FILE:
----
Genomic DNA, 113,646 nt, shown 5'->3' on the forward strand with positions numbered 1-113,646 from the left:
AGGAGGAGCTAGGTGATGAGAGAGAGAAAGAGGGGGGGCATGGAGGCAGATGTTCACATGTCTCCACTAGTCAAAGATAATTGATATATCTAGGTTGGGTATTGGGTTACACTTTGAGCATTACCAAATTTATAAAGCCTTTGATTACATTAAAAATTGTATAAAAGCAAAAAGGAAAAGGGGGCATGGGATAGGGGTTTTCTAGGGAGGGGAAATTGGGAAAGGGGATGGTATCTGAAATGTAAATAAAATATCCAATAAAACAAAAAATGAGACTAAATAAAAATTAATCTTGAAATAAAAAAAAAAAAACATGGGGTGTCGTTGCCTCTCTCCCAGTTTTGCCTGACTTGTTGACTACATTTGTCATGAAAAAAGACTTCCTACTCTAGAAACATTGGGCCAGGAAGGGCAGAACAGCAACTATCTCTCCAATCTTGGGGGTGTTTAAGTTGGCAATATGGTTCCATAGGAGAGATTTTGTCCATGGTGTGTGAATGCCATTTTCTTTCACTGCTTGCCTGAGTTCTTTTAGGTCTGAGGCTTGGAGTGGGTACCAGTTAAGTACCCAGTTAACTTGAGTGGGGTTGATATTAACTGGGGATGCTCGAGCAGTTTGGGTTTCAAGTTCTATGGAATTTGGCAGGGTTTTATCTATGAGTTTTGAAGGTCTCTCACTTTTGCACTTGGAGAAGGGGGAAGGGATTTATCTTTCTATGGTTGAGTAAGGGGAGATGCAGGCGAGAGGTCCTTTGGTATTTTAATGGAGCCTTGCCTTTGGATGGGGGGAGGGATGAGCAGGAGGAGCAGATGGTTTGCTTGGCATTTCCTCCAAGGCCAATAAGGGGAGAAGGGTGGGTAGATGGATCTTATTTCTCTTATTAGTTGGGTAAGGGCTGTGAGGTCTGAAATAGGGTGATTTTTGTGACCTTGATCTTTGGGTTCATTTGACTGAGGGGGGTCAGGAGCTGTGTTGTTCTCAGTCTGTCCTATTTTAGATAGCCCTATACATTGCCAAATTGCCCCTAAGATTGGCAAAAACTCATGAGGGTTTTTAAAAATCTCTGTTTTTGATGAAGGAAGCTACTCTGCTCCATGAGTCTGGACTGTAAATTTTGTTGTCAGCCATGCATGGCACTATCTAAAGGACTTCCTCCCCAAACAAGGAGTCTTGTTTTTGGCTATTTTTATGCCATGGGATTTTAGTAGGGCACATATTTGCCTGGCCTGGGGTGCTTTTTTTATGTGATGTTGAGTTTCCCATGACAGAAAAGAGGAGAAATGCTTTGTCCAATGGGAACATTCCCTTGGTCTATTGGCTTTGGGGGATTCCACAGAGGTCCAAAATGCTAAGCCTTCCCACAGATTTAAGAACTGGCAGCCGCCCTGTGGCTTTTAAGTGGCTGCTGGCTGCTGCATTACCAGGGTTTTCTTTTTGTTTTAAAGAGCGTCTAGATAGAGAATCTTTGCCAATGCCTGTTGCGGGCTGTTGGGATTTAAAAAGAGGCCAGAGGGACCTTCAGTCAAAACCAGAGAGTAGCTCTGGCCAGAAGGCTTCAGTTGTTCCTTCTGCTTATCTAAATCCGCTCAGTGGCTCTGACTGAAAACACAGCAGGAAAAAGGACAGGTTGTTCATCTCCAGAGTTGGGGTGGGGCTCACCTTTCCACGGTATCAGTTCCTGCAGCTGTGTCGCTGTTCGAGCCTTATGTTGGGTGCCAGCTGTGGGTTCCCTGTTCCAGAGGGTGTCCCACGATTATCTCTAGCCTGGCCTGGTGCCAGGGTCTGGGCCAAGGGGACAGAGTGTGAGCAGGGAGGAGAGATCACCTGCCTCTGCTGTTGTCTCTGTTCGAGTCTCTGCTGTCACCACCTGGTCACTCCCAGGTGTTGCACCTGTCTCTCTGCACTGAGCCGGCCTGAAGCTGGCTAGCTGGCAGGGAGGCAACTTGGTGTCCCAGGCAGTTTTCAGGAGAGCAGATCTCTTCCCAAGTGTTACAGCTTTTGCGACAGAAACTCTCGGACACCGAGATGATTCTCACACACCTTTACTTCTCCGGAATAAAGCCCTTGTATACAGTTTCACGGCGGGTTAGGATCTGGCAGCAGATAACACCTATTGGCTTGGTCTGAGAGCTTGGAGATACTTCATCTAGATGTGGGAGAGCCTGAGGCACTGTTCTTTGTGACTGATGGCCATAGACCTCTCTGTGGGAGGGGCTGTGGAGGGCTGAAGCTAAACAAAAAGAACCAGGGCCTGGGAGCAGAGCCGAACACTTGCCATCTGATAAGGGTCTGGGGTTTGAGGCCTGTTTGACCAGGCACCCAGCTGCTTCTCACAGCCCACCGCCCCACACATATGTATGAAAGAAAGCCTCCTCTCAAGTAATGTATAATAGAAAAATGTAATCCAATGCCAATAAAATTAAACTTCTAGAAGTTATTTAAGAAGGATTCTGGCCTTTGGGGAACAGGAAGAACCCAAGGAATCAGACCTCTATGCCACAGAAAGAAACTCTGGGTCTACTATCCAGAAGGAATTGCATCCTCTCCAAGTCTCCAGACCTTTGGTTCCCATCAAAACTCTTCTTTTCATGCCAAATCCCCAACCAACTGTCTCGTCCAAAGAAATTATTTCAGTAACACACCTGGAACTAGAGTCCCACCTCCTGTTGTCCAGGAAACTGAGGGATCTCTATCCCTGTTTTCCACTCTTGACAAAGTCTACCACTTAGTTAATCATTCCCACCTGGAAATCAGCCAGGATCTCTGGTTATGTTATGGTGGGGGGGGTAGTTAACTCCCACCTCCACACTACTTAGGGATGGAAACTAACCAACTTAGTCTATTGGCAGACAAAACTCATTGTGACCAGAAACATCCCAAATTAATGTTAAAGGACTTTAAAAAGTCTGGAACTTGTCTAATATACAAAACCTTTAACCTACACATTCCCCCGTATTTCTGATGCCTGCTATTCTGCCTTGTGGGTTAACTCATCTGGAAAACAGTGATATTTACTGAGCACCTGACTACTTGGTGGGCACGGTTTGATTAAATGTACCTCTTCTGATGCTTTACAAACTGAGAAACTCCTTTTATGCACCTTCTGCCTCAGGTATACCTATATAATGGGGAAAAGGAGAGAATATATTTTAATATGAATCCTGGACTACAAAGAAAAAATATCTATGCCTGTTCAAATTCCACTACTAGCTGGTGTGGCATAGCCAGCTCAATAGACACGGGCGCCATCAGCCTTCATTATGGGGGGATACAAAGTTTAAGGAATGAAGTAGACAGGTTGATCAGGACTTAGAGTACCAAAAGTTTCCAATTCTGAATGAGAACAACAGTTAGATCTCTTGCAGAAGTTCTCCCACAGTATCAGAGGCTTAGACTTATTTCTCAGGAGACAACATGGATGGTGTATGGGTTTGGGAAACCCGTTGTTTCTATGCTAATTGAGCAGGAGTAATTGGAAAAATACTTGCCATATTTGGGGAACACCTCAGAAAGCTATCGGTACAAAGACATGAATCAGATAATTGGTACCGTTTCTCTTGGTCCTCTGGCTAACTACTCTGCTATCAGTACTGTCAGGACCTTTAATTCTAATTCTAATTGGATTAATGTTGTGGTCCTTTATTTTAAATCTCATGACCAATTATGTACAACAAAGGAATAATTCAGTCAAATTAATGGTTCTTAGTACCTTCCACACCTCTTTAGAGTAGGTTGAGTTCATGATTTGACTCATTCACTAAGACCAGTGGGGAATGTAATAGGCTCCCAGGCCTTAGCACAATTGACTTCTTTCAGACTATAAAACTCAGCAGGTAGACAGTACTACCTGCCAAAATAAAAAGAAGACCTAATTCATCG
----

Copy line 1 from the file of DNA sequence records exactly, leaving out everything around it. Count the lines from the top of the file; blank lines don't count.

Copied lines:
Genomic DNA, 113,646 nt, shown 5'->3' on the forward strand with positions numbered 1-113,646 from the left: